SANTA CLARA, Calif. – Cloud computing comes with a slew of data governance challenges. How do you know what the cloud provider does to protect your data? Where does the provider’s responsibility end and yours begin? How do you know if the provider makes changes to its environment that impacts your data security?
However, cloud computing governance challenges aren’t all that different from ones that come with traditional outsourcing, said Kevin Walker, vice president and assistant CISO at Wal-Mart. “We had the same problem when we started outsourcing 15 years ago,” he said during a panel discussion at the Cloud Security Alliance Innovation Conference held here Thursday.
“It’s a matter of do we have our own house in order?” Walker said. If an organization doesn’t have strong internal data governance and simply hands its data center to a service provider, it’s asking for trouble, he said. A better alternative for moving to the cloud is a “greenfield” approach instead of forklifting legacy applications, he added.
But Francoise Gilbert, managing director of the IT Law Group and general counsel of the CSA, said there is a difference between cloud computing and traditional outsourcing: Small organizations can’t negotiate a cloud contract the way they could an outsourcing contract.
Walker said SLAs make attorneys happy, but haven’t helped him with outsourcing issues either: A provider can sign a contract and then make changes, for example, to the security around its infrastructure. “We need to have operational insight” to make sure what’s been agreed upon with the provider is actually in place, he said.
Ultimately, organizations will have to pay more to get the security they want with a cloud provider, Walker said. “That’s the cost index most organizations don’t realize,” he said, explaining that the cost efficiencies of cloud computing quickly dissipate once the necessary security is added on.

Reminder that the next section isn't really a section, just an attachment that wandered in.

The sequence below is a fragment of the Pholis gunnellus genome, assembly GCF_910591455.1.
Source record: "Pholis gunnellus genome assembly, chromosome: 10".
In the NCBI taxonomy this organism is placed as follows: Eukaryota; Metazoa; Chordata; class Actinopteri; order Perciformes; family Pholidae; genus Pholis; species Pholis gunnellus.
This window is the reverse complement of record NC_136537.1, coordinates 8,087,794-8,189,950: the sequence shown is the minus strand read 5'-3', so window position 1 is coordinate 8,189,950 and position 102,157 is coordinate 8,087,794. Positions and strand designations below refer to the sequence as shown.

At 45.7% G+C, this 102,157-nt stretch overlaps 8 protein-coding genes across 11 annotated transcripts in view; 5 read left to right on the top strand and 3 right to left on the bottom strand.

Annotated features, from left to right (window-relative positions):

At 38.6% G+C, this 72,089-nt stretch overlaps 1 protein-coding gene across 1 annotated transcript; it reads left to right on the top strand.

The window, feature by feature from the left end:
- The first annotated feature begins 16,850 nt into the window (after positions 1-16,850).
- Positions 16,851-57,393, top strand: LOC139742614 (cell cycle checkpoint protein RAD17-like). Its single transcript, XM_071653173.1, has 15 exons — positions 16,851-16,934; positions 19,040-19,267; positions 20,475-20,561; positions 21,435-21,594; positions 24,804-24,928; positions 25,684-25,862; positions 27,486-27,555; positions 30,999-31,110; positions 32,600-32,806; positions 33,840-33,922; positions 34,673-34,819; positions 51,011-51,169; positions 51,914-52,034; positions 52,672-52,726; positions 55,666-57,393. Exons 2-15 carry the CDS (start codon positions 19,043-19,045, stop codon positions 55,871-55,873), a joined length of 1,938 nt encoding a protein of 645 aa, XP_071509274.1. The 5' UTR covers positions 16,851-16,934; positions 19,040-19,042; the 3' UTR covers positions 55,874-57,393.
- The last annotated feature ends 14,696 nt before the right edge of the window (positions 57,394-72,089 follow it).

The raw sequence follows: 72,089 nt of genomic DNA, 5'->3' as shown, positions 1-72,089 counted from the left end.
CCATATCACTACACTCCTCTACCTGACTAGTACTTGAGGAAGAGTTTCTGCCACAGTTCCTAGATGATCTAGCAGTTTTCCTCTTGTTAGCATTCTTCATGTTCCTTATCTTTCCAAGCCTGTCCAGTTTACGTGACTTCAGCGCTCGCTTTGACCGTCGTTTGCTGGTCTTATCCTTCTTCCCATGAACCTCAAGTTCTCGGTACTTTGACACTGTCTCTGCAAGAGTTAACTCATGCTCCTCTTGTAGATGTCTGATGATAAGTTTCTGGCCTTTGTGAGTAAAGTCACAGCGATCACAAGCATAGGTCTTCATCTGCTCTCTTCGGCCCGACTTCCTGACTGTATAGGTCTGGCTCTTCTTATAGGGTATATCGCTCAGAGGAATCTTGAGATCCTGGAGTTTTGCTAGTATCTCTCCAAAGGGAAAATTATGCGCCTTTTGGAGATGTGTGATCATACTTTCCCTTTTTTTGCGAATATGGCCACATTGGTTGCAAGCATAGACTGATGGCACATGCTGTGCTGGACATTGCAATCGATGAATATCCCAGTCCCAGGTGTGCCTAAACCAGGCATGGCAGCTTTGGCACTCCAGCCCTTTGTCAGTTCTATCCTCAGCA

The cloud model is the opposition of customization, Gilbert said. “If you want custom, you have to pay for it.”
Tim Mather, advisory director at KPMG LLP, said cloud service providers are starting to wake up to the need for security. “They’re hearing from customers it isn’t good enough. …You’re having an awakening that security is really important,” he said.
He cited Salesforce.com’s acquisition of cloud encryption company Navajo Systems last year as an example of a move by a cloud provider that “ups the security bar.”
When an attendee asked whether cloud providers could boost security for small and midsize businesses that don’t have resources for security, panelists responded that it wasn’t necessarily so.
Harshul Joshi, advisory director at PricewaterhouseCoopers LLP, said if a small business can be happy with “70% security” then that’s the scenario, but if an organization wants key management in a certain way or other security functionality, “it’s a whole different ballgame.”
The security offered by the cloud provider also depends on the cloud model, Anton Chuvakin, research director at Gartner, said. In the IaaS model, a cloud provider is responsible for security at the layers it controls, but the small business is responsible for other layers. Unless the SMB uses only SaaS, then it may run into the same problems in lagging security, he said.
Walker said organizations need to make sure they don’t fall for the hype when considering a move to the cloud. While the cloud offers opportunities, companies need to make sure those benefits don’t come with increased risk. “Everyone has a risk appetite,” he said.
The first-ever CSA Innovation Conference, sponsored by the Silicon Valley CSA chapter, was designed as a forum for IT architects, executives and start-ups to talk about cloud security challenges, best practices and new cloud security technologies.